A call to action: Increasing revenue, improving health

The human and economic cost of tobacco could not be clearer: In 2021, tobacco caused an estimated $1.4 trillion in health care costs, lost productivity, fire damage, environmental harm from cigarette litter and destructive farming practices. These effects are being felt the most in the low-and middle-income countries that are targeted by the tobacco industry to grow tobacco and establish new markets. This means that tobacco plays a major role in perpetuating poverty and widening health and socioeconomic inequalities.

The funding needed to implement FCTC tobacco control measures is estimated at $27.4 billion - this figure is dwarfed by the costs of the damage tobacco causes. It is crucial that this revenue is invested to prevent tobacco use, manage the consequences of the tobacco burden and ensure that health systems are equipped to treat the NCDs that tobacco use is causing.

Introducing tobacco tax also generates income which can be earmarked for investment into healthcare systems, helping to alleviate some of the burden caused by tobacco-attributable diseases. Between 2016 and 2018, Colombia tripled their tobacco tax rates, resulting in a fall in cigarette consumption of 34% and a doubling of earmarked funding for universal health coverage. In 2018, excise taxes on cigarettes generated $162 billion for LMICs.

Between 2007 and 2014, effective implementation of the FCTC led to approximately 22 million premature and smoking attributable deaths being averted globally. This Global Week for NCDs, we are calling on governments to invest more and commit further to implementing the FCTC, especially Article 6 which calls for effective tobacco tax policy. This will reduce tobacco use and generate revenue which can strengthen healthcare systems. By doing so, billions of people will be protected from the devastating impacts of tobacco, the burden of NCDs will be reduced, and societies will benefit from revenue being invested to create resilient healthcare systems.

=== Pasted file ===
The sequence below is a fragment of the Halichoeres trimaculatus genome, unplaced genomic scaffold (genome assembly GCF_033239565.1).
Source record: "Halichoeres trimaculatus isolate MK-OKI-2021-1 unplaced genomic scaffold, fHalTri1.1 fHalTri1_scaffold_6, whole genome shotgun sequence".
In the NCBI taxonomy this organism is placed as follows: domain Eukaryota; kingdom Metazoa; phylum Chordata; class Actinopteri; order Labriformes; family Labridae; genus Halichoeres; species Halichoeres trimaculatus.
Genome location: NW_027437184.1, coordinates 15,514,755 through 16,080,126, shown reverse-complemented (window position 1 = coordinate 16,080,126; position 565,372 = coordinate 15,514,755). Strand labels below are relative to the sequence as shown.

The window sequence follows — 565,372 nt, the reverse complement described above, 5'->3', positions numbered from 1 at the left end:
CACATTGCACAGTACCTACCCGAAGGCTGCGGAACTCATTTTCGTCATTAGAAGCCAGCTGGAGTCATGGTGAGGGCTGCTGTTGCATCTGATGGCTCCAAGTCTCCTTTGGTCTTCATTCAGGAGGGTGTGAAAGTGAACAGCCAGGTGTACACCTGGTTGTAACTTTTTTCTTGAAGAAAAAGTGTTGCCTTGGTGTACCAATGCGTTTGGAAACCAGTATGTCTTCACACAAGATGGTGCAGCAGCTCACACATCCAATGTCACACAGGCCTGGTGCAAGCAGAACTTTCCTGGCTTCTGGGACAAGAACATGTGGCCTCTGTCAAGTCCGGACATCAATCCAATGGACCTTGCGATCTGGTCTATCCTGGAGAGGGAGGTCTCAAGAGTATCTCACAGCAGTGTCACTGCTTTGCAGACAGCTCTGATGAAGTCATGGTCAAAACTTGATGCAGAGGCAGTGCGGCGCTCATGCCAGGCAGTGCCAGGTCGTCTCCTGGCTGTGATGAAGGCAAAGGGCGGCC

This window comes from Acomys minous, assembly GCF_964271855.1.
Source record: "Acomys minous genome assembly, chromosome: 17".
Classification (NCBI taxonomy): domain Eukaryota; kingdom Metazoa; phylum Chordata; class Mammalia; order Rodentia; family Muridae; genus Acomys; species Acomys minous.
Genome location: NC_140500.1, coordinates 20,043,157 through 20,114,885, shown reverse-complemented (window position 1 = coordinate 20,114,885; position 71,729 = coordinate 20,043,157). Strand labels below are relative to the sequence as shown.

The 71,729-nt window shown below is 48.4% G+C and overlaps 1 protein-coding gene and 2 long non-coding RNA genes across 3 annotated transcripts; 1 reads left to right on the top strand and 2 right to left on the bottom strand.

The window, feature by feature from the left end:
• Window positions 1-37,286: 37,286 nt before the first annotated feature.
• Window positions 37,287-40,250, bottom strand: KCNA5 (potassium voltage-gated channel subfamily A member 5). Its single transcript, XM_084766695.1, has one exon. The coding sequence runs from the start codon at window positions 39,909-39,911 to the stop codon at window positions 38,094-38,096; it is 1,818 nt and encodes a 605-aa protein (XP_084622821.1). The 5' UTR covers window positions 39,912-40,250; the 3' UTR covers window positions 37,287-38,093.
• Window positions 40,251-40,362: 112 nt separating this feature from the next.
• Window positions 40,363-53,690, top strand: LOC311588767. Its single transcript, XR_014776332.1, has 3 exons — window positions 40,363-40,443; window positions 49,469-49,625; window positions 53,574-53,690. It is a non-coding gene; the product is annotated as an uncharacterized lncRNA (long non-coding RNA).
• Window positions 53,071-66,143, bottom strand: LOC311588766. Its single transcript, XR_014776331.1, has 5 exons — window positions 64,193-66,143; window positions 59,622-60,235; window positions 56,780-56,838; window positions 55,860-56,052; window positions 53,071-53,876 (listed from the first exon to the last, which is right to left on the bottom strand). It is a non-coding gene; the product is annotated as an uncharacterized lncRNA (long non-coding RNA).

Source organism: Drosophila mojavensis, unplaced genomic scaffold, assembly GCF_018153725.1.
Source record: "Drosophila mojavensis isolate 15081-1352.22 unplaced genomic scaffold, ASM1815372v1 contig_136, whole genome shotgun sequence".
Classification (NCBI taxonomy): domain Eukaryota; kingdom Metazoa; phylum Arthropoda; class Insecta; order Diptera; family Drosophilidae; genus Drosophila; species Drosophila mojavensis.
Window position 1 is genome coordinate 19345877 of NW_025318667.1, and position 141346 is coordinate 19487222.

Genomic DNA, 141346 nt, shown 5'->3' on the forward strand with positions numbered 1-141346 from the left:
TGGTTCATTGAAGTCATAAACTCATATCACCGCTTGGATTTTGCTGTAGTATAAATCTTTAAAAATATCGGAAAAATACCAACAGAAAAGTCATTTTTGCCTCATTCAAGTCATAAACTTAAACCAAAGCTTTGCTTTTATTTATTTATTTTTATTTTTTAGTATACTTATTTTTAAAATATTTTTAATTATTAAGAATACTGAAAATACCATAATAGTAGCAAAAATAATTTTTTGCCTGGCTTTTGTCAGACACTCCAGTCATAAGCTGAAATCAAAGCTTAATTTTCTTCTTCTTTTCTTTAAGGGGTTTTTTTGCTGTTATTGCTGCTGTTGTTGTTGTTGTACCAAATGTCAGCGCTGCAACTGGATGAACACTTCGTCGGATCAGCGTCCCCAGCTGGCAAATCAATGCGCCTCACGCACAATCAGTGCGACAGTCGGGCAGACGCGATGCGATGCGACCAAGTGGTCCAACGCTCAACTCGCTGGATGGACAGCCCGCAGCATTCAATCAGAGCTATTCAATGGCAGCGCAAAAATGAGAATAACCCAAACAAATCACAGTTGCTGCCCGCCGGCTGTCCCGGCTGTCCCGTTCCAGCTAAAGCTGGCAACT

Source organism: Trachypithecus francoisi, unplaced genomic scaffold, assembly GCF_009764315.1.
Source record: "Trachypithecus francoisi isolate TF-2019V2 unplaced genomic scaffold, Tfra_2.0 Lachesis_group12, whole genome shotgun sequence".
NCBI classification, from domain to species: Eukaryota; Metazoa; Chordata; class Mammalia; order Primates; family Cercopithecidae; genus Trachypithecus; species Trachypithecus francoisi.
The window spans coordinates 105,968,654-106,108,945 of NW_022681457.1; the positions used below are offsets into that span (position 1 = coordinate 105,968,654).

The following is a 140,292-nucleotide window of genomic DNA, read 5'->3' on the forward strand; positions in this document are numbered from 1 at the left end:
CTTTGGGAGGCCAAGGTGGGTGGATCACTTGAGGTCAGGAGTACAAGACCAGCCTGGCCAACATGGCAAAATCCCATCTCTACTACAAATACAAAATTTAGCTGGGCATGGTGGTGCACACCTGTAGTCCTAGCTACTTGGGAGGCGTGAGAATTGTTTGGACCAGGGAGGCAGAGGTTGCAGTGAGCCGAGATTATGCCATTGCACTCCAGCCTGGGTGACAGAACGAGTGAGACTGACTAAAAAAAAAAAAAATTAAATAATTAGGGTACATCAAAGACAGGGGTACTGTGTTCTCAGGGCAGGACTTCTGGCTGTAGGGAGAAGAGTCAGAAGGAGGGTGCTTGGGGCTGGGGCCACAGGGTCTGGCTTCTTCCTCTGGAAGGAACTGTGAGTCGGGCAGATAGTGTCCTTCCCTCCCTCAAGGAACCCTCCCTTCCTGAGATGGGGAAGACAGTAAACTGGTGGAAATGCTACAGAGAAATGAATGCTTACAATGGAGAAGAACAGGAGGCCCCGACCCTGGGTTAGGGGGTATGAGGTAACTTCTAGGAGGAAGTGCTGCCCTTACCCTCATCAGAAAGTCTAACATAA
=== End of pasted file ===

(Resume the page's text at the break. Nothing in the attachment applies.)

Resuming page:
About the authors

Zunda Chisha is the acting Program Director of the WHO FCTC Knowledge Hub on Tobacco Taxation. He is also a research officer with the Research Unit on the Economics of Excisable Products (REEP), where he has been involved in various research projects and published research on illicit trade and taxation in the Gambia, smoking-related income inequality in Namibia, and tobacco product substitution in Zambia, among others.

Beth Turner is a policy adviser at Cancer Research UK, specialising in global tobacco control. An experienced global health and international development professional, she works with research partners and civil society organisations to advocate for increases in tobacco taxes and support the implementation of the World Health Organization's Framework Convention on Tobacco Control around the globe.

This blog is part of a NCDA member-authored series around investment on NCDs.